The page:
Joshua Ives, native son of native daughter Bonnie Ives, will speak. Ives, a photographer and storyteller who lives in Clinton, was raised in Cooperstown and enlisted in the United States Navy in 1991 at the age of 20. He served in the Navy as a hospital corpsman and was deployed throughout the world, stationed on warships, in hospitals, and clinics, as well as with the United States Marine Corps. In 2012, Ives was deployed to Afghanistan with the Provincial Reconstruction Team Farah, where he served as a medic and photographer. At the close of his one-year tour with the PRT Farah, he was awarded the Meritorious Service Medal for his work. Ives retired from the U.S. Navy in 2015.

He is a full-time student at the Newhouse School of Public Communications at Syracuse University, pursuing a bachelor’s degree major in documentary photography and minoring in anthropology.

His photographs may be found in online and print publications including advertisements, military journals, government publications and the digital editions of Time and Mother Jones. He was named Defense Video Imagery Distribution System’s “Journalist of the Month” in 2013 for his photography in Afghanistan and is a 2016 alumnus of the Eddie Adams Workshop XXIX.

To join the group, make a reservation or for more information, contact JoAnne Hubbell at or Sherlee Rathbone at 547-9334. 

Symposium planned by master gardeners

COOPERSTOWN — Kerry Ann Mendez of Kennebunk, Maine, and Margaret Roach of Copake Falls, will speak at “Color in the Year-Round Northeast Garden,” a symposium to be held from 10 a.m. to 2:30 p.m. Saturday, Sept. 30. Sponsored by the Master Gardener Volunteers of Otsego County, registration will begin at 9:30 a.m. The cost to attend is $70 person.

According to a media release, Mendez will present “A Thrifty Gardener’s Guide to Luxurious Gardens,” along with tips to make gardening easier and more fool-proof. Since 2015, Mendez has presented more than 200 lectures to more than 20,000 gardeners in 17 states and Canada. She is also the author of four gardening books.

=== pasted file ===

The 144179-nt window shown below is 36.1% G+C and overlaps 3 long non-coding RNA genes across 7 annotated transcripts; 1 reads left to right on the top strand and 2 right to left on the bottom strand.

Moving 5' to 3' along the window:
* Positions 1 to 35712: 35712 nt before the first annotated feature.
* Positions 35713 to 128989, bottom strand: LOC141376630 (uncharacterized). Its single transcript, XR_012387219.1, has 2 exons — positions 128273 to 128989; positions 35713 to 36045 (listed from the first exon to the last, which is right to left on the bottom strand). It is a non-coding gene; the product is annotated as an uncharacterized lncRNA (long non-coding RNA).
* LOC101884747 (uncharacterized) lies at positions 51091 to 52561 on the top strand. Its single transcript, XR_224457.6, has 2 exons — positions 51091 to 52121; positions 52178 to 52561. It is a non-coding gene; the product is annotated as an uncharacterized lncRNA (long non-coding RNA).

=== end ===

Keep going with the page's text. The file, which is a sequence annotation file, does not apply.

Roach will address “Non-Stop Plants: A Garden for 365 Days.” The talk will focus on garden design to make gardens a visual treat all throughout the year. The author of three gardening books, she also has a weekly podcast and maintains the web page,

In addition to the buffet lunch, there will be a silent art auction of framed nature and garden-inspired artwork.

The symposium is co-sponsored by Harvesting History of Greene, a company that specializes in heirloom plant material and gardening tools.

For more information, call the Master Gardener Volunteer office at 547-2536, ext. 0, or visit the site

Hunger walk event looking for teams

WALTON — The annual Hunger Walk in Walton will be Sunday, Oct. 1. The 5k will take walkers around the village of Walton or around Austin Lincoln Park Trail, which, according to organizers, is slightly less than a mile.

Registration will begin at 2 p.m. at the park pavilion. Music will be provided by Patrick Meredith. A ceremony will take place at 2:45 p.m. and the walk will begin at 3 p.m. All walkers will receive a voucher for a free meal upon their return. Niles Wilson will be barbecuing hamburgers and hot dogs. Non-walkers will be charged $3 charge for the barbecue.

Proceeds from the walk will be divided among several organizations. The Walton Food Bank  will receive 50 percent; Walton Backpack Program for elementary, middle and high school students will receive 20 percent; Walton Soup Meals to the Community offered by a number of the Walton churches, 20 percent; and 10 percent to Compassion International, which helps children overseas.